- Cook time 3 hours
- Makes 18 cookies
Love Madeleine cookies, so decided to try a chocolate version for the contest. This are not too sweet and pretty rich. If you like them not as sweet use only 1/2 a cup of sugar. —Cordelia
Test Kitchen Notes
When the email came asking for food for the school play potluck dinner, I quickly raised my hand to bring dessert. I just don’t make salad for 25, and besides, cookies fit easily in the incipient’s backpack, so no dropping off of large Pyrex dishes with my name written on the underside in Sharpie for this working mom!
But I have become a bit bored with my usual offerings, and decided it was time to check the archives for a fresh confection option. When I hit on Cordelia’s Chocolate Orange Madeleine Cookies, I felt deeply excited. First, who doesn’t love a madeleine, especially one served without insipid references to memory? Further this recipe offered me the excuse to finally purchase a bottle of Grand Marnier, which I always imagined was for people who have a great deal of elegant glassware at their disposal, as well as some garments involving chiffon. Last but certainly not least, the recipe seemed to fit the bill on the weeknight cooking front–two birds!
After coming home with my new bottle of booze, I pulled out all my ingredients and went cheerfully in search of my madeleine pan, which I had a vague memory of seeing when I unpacked after our move to D.C.. Hmm. Where was it? In the baking closet, there were Bundt pans, tube pans, eight-inch pans, cookie trays, and, who knew, the small casserole dish that went missing several weeks ago. No madeleine pan.
Panicked, I began to look in less-explored cookware closets in my house, including one in the home office, where I keep large roasting pans, and where I further discovered my missing cupcake carrier, one Spanish phrase book, the bottom of my ice cream maker and a small red bag containing a black light bulb. At this point I began asking loudly, and not rhetorically, HAS ANYONE SEEN MY MADELEINE PAN??? Friend, it is with deep sadness that I report to you that no one in my family seemed to care one small bit about this tragedy.
Bacon girl did not respond at all. The incipient managed, “No, but I can’t find my cell phone. Do you happen to know where that is?” My husband, after ignoring my wails for several minutes while he replayed a questionable goal in the Chelsea vs. Tottenham match, a well known and much-anticipated sporting event, finally walked around looking in all the places I did before, proclaiming that it “must be somewhere,” then disappearing again.
Well. What, exactly in the hell would I do with this new bottle of Grand Marnier? In my despair, I first mixed up a cocktail (call it Jenny’s Missing Pan Drink: over a large glass of ice, pour one shot of Grand Marnier, the juice of one orange, a tablespoon of yuzu syrup and a dash of Angostura bitters, and seltzer.)
Then suddenly, mid sip, an idea was born: what if I mixed up the dough for this recipe, but poured the results in a mini muffin pan, greased and sugared just as Cordelia instructs, instead?
So it began: I put together my dry ingredients as my butter and eventually sugar got rocking in the Kitchen Aid, continuing with the rest of the instructions almost to the letter, but using a scant half teaspoon of salt rather than a dash, because this is what my heart told me to do.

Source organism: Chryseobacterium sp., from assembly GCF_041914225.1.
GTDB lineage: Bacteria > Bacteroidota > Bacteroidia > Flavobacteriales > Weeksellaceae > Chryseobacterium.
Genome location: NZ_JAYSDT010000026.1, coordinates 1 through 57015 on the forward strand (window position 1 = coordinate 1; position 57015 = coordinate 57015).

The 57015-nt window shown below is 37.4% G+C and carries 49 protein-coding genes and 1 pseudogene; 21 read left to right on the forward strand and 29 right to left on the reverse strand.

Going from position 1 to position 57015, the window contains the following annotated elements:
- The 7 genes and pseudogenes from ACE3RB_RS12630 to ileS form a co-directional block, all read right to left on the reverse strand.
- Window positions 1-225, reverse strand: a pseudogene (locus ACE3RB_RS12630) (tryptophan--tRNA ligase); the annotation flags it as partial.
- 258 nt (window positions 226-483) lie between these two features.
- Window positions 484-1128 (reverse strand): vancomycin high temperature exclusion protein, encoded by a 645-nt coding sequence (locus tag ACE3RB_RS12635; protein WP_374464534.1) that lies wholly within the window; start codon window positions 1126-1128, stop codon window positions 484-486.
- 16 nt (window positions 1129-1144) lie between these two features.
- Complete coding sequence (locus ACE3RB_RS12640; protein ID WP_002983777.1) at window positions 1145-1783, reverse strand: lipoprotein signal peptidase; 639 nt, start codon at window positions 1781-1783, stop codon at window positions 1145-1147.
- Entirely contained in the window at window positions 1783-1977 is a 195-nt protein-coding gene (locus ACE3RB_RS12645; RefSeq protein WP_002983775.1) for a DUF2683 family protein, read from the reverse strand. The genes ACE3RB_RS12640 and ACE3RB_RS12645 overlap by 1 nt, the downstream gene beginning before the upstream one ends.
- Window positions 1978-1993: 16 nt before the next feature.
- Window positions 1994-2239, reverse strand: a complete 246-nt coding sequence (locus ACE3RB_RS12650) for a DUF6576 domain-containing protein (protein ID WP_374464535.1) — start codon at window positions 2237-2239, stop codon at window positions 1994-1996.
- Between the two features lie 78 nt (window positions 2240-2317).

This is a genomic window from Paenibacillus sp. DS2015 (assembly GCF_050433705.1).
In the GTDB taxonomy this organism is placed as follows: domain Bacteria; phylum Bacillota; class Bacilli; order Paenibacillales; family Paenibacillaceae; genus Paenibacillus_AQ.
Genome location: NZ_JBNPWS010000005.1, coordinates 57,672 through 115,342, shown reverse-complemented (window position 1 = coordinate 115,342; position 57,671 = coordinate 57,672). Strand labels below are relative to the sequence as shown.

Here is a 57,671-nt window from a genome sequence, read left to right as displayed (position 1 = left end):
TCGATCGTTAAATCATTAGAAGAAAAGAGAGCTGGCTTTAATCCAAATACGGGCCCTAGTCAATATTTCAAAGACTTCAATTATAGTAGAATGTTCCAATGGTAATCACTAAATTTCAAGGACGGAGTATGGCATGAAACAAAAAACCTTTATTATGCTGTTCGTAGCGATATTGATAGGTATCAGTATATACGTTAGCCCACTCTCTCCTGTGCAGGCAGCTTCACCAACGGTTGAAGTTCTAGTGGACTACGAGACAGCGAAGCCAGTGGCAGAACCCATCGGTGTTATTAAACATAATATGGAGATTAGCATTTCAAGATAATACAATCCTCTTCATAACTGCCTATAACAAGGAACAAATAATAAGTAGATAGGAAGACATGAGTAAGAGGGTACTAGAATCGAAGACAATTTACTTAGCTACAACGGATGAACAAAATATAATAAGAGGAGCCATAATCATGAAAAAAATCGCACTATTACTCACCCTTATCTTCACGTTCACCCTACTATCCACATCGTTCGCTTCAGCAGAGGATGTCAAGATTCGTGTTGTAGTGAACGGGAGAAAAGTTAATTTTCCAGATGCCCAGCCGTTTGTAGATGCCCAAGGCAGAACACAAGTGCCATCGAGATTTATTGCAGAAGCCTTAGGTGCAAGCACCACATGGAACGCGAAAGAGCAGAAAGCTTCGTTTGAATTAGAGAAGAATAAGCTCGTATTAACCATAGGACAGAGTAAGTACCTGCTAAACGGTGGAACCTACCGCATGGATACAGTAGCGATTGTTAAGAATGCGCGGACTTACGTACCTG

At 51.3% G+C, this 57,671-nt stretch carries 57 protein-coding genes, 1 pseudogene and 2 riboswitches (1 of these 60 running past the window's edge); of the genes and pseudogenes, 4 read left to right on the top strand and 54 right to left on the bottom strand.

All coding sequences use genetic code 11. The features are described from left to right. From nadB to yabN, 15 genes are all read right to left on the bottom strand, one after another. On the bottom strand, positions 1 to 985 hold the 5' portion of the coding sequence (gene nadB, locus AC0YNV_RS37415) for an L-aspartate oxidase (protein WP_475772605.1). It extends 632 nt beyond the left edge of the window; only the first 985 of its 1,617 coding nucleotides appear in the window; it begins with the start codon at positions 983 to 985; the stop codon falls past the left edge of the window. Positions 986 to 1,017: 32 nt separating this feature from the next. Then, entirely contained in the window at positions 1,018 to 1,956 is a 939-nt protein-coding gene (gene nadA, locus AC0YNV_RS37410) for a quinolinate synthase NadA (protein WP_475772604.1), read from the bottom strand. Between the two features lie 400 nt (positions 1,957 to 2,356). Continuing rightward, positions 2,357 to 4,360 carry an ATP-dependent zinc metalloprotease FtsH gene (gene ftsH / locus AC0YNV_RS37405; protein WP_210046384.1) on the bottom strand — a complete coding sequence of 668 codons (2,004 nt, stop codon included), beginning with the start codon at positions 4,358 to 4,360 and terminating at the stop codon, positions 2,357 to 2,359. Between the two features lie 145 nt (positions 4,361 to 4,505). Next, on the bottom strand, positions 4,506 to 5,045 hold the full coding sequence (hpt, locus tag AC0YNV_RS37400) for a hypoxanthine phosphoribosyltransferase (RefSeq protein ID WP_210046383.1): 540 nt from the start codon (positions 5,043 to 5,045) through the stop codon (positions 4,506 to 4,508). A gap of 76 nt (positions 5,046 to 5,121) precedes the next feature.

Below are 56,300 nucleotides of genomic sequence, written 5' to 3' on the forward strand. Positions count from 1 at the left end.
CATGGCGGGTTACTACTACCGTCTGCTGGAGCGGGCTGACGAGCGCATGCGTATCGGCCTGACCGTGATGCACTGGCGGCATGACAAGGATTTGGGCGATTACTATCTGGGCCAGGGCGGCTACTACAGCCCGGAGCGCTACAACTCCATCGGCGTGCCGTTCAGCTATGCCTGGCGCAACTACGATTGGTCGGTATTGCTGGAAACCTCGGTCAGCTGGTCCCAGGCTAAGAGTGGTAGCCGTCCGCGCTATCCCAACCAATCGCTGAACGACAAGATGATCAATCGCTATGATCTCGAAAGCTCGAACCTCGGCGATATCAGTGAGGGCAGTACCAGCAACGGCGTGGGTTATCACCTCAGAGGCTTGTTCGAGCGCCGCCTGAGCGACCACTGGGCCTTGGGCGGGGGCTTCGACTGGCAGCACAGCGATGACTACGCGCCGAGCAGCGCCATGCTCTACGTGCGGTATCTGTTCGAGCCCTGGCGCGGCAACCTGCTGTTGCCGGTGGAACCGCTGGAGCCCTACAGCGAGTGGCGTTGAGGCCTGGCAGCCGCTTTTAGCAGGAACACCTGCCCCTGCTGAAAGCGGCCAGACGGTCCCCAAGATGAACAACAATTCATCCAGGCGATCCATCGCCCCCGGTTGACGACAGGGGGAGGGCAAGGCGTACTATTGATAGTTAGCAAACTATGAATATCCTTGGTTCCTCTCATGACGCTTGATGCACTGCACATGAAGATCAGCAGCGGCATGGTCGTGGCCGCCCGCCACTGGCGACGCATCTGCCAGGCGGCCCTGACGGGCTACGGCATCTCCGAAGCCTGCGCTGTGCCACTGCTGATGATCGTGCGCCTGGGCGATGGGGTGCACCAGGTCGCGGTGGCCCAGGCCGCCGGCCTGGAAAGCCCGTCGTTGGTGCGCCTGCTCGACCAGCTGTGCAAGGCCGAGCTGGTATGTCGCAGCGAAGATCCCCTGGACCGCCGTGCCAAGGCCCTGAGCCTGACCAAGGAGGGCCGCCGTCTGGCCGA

I filled my muffin tin holes three-quarters of the way, being mindful not to overfill them. In a mini muffin tin, this recipe takes exactly ten minutes at 360 degrees (really 360? Okay, whatever), but if you use the madeleine pan, check them after 13 minutes. Further, if you are making these treats my way, they only need to sit in the pan for 3 or 4 minutes, not fifteen, before you turn them out.
Friends, this is a most exquisite dessert, especially given the minimal effort here. The orange zest, a real boon ingredient to any baking, I think, and the liquor, which is more than subtle but not at all a hammer, make an elegant match with the melted chocolate you’ve tossed into the batter. Dusted with a bit of powdered sugar, these are sophisticated, pretty little additions to the table of inevitable brownies and chocolate chip cookies you are bound to find at the buffet.
Make this immediately, in either pan of your choosing, and be very glad you have an entire bottle of Grand Marnier on hand to repeat the recipe again soon. —Jestei
stick of unsalted butter
from 1/2 an orange
all purpose flour
dark cocoa powder
oz of good semisweet chocolate (Callebaut for example)
- Heat the oven to 360 F degrees.
- Put the butter in the mixer bowl and whip on high speed for 2 min.
- Add the sugar and the orange zest, and keep mixing for another minute or so on high speed.
- Add the eggs one by one. Add another one only after the previous one is well mixed.
- Add the salt, vanilla and the grand marnier and mix for a little longer.
- Sift the flour, cocoa powder and the baking powder to a separate bowl. Add to the mixer bowl, while mixing on low speed, in 3 batches. Though every time mix only until the flour is just incorporated, so the dough won't get tough.
- Cut the chocolate to small pieces. Melt the chocolate in the microwave for about 1-1.5 min until it just starts to melt. Mix well to melt all pieces. Cool for few minutes and then incorporate into the dough with a spatula.
- Oil a Madeleine pan and sprinkle a bit of sugar in each indentation (even if you use silicon pan). Put a very full tablespoon of batter in each indentation to just fill it. the dough is pretty sticky, but try to flatten it a bit.
- Bake for 12-15 min, until risen (mostly in the middle) and springy.
- Let it cool for 15 min and take out the cookies and put on a plate with the bottom side (shell-like) up. Sprinkle with powdered sugar.